Pierce County Judge Discovers an Interesting Theft Loophole

I’m unclear how this works, please help me understand:

A Pierce County judge ruled Friday the owners of a Tacoma medical-marijuana dispensary fighting to reclaim pot seized during a police investigation would have to do more than flash their medicinal-cannabis authorization forms to prove they’re qualified to possess the confiscated product.

Superior Court Judge John Hickman did not spell out exactly what Guy Casey and Michael Schaef would have to do to convince him they are allowed to possess marijuana. But he rejected their arguments that their authorization cards should be enough.

If Casey and Schaef aren’t legally entitled to have the marijuana that they were caught with, charge them. Prosecutors didn’t charge Casey and Schaef because their entire case was based upon the testimony of some flaky doofus they eventually realized was unreliable. But to Judge Hickman, none of that matters. Casey and Schaef are guilty until they prove their innocence to him. And even though there’s precedence for cases like this, that may not matter in the great reefer madness metropolis of Tacoma.

Comments

  1. 1

    Roger Rabbit spews:

    Describing the seizure and retention of marijuana by law enforcement as “theft” is a bit over the top, Lee. I know you’re writing in the vernacular, but even so, the general legal rule in Washington is that marijuana is contraband, and as such, is “subject to seizure and forfeiture and no property right exists” in it. (RCW 69.50.505(1)) Police not only have authority, but a duty, to seize illegal drugs. Police confiscation of contraband is not “theft” but is a legally mandated exercise of state power.

    The medical marijuana statute creates an exception to the general rule as follows: “If a law enforcement officer determines that marijuana is being possessed lawfully under the medical marijuana law, the officer may document the amount of marijuana, take a representative sample that is large enough to test, but not seize the marijuana. A law enforcement officer or agency shall not be held civilly liable for failure to seize marijuana in this circumstance.” (RCW 69.51A.040(1)) Also, “The lawful possession or manufacture of medical marijuana as authorized by this chapter shall not result in the forfeiture or seizure of any property[.]” (RCW 69.51A.050(1)) Thus, it appears that by the wording of the medical marijuana statute, medical marijuana is NOT contraband and is not subject to seizure or forfeiture.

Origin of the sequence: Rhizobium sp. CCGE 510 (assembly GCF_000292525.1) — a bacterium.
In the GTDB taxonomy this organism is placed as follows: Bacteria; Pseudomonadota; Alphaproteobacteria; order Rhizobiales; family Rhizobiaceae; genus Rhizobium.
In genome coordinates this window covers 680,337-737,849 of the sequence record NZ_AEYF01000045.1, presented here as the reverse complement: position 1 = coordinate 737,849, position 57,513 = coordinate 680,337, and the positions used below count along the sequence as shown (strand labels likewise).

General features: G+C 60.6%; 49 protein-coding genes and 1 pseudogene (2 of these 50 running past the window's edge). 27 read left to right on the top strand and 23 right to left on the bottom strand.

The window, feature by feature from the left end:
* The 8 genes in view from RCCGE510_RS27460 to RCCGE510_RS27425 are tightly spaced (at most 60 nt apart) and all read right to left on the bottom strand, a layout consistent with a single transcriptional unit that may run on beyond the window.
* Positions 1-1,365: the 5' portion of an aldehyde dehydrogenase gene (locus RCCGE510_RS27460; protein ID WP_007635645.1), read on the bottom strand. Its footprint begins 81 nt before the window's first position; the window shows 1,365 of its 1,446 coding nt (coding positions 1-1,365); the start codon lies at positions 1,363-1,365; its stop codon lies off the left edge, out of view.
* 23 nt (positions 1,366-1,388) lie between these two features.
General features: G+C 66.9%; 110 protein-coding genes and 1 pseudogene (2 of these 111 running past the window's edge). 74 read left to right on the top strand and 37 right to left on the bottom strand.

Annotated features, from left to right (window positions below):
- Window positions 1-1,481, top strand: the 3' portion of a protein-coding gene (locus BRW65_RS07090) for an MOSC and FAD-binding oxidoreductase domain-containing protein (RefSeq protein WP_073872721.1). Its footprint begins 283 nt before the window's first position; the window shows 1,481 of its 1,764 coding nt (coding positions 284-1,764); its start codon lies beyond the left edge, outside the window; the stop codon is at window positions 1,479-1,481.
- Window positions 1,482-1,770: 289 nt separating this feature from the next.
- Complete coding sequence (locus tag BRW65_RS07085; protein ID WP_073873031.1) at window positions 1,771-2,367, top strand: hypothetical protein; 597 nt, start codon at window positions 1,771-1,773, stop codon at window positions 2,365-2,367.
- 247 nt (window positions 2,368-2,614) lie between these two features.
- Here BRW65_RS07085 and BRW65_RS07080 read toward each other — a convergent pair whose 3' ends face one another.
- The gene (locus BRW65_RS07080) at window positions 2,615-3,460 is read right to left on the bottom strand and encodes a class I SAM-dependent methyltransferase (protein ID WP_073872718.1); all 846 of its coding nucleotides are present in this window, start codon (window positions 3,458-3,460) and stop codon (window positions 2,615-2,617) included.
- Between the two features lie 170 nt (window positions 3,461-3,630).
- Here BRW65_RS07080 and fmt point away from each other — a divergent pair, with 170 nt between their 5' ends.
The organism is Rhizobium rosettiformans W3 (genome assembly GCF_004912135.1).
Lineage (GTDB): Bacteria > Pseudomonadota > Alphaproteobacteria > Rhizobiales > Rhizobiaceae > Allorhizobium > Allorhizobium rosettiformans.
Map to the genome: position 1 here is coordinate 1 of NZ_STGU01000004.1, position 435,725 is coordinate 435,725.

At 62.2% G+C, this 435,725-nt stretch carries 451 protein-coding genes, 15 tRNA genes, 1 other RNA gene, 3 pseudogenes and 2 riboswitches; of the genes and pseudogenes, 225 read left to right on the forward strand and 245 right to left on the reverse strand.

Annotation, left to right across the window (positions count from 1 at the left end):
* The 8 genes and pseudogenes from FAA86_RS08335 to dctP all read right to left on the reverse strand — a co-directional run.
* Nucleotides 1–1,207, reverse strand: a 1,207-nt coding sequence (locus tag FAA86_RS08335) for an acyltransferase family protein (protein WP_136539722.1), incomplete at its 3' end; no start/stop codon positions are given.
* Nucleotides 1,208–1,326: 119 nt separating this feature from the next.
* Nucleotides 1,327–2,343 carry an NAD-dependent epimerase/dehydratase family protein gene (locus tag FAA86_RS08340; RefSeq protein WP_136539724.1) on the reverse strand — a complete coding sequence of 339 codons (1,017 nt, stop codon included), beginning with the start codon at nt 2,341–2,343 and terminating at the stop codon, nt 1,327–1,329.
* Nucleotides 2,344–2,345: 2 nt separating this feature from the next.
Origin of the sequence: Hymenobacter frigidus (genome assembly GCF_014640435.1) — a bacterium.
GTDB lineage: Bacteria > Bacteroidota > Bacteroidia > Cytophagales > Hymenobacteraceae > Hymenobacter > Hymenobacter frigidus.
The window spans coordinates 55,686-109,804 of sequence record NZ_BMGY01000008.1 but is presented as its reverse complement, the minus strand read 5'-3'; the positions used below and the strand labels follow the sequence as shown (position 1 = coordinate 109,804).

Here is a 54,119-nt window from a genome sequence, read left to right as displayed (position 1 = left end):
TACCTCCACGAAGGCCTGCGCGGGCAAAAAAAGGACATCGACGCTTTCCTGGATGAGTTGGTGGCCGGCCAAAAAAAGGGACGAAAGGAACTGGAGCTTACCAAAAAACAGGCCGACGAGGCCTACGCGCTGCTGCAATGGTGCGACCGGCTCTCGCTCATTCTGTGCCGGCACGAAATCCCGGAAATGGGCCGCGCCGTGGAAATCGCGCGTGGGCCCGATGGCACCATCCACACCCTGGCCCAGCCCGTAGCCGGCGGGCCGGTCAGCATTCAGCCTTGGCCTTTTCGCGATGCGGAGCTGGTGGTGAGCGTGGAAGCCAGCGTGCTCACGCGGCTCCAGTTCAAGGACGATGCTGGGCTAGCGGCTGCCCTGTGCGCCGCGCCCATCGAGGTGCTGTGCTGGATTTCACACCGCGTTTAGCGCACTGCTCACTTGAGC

However, whether a quantity of marijuana found in a person’s possession is, or is not, medical marijuana which is exempt from seizure and forfeiture is a question of fact, for the trier of fact (in this case the judge sitting without a jury), to determine.

    I would summarize Washington law this way. There’s a presumption that marijuana is contraband, and its possession and use is illegal. There’s a medical exception to this presumption, but the medical marijuana statute does not say having the authorization card creates a presumption of legal possession and use. Therefore, a person claiming the medical exception has the burden of proving that every requirement of the statute for medical possesion and use is satisfied. This means the trier of fact (i.e., a jury or a judge sitting without a jury) can require proof not only of a prescription but also that the person writing the prescription is an authorized medical professional as defined by the statute and that the patient has a medical condition specified by the statute. This could require proof of the medical professional’s credentials and medical records documenting the diagnosis. It might even require expert medical witness testimony that the diagnosis is reasonably supported by diagnostic tests and medical evidence. Exactly how deeply the court might inquire and how much evidence the medical marijuana patient might be required to present would seem to largely fall within the discretion of the trial judge.